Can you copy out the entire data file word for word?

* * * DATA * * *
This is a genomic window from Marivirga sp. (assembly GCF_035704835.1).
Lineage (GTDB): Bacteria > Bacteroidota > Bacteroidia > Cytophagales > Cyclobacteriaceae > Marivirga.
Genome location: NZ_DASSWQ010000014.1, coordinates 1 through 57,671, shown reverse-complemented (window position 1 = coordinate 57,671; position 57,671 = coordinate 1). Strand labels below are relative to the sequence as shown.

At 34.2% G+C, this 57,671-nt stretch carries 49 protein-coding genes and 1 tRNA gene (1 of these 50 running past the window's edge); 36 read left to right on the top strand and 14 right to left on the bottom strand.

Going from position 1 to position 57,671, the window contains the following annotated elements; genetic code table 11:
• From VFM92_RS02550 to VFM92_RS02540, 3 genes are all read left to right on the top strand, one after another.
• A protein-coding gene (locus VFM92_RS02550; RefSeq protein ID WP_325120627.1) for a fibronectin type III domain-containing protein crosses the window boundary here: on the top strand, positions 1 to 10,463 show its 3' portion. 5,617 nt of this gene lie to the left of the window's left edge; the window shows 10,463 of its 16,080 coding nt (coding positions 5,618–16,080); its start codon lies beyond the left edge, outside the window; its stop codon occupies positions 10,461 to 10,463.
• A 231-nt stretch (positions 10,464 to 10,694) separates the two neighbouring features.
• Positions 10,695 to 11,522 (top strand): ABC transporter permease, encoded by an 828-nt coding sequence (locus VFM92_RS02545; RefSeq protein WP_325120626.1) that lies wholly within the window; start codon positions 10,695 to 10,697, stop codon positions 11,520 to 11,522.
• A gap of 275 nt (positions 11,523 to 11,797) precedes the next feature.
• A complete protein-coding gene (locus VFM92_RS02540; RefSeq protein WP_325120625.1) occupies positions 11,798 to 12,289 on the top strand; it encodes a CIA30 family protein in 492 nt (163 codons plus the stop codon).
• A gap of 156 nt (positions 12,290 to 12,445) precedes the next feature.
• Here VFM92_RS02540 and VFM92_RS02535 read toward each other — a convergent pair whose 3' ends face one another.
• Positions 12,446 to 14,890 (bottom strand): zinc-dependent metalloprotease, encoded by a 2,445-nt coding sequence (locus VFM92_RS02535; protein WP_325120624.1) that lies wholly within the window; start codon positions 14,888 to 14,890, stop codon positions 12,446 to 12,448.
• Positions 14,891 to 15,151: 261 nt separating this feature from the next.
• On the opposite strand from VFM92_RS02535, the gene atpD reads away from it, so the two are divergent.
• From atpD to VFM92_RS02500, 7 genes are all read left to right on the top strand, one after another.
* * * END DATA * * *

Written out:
This is a genomic window from Marivirga sp. (assembly GCF_035704835.1).
Lineage (GTDB): Bacteria > Bacteroidota > Bacteroidia > Cytophagales > Cyclobacteriaceae > Marivirga.
Genome location: NZ_DASSWQ010000014.1, coordinates 1 through 57,671, shown reverse-complemented (window position 1 = coordinate 57,671; position 57,671 = coordinate 1). Strand labels below are relative to the sequence as shown.

At 34.2% G+C, this 57,671-nt stretch carries 49 protein-coding genes and 1 tRNA gene (1 of these 50 running past the window's edge); 36 read left to right on the top strand and 14 right to left on the bottom strand.

Going from position 1 to position 57,671, the window contains the following annotated elements; genetic code table 11:
• From VFM92_RS02550 to VFM92_RS02540, 3 genes are all read left to right on the top strand, one after another.
• A protein-coding gene (locus VFM92_RS02550; RefSeq protein ID WP_325120627.1) for a fibronectin type III domain-containing protein crosses the window boundary here: on the top strand, positions 1 to 10,463 show its 3' portion. 5,617 nt of this gene lie to the left of the window's left edge; the window shows 10,463 of its 16,080 coding nt (coding positions 5,618–16,080); its start codon lies beyond the left edge, outside the window; its stop codon occupies positions 10,461 to 10,463.
• A 231-nt stretch (positions 10,464 to 10,694) separates the two neighbouring features.
• Positions 10,695 to 11,522 (top strand): ABC transporter permease, encoded by an 828-nt coding sequence (locus VFM92_RS02545; RefSeq protein WP_325120626.1) that lies wholly within the window; start codon positions 10,695 to 10,697, stop codon positions 11,520 to 11,522.
• A gap of 275 nt (positions 11,523 to 11,797) precedes the next feature.
• A complete protein-coding gene (locus VFM92_RS02540; RefSeq protein WP_325120625.1) occupies positions 11,798 to 12,289 on the top strand; it encodes a CIA30 family protein in 492 nt (163 codons plus the stop codon).
• A gap of 156 nt (positions 12,290 to 12,445) precedes the next feature.
• Here VFM92_RS02540 and VFM92_RS02535 read toward each other — a convergent pair whose 3' ends face one another.
• Positions 12,446 to 14,890 (bottom strand): zinc-dependent metalloprotease, encoded by a 2,445-nt coding sequence (locus VFM92_RS02535; protein WP_325120624.1) that lies wholly within the window; start codon positions 14,888 to 14,890, stop codon positions 12,446 to 12,448.
• Positions 14,891 to 15,151: 261 nt separating this feature from the next.
• On the opposite strand from VFM92_RS02535, the gene atpD reads away from it, so the two are divergent.
• From atpD to VFM92_RS02500, 7 genes are all read left to right on the top strand, one after another.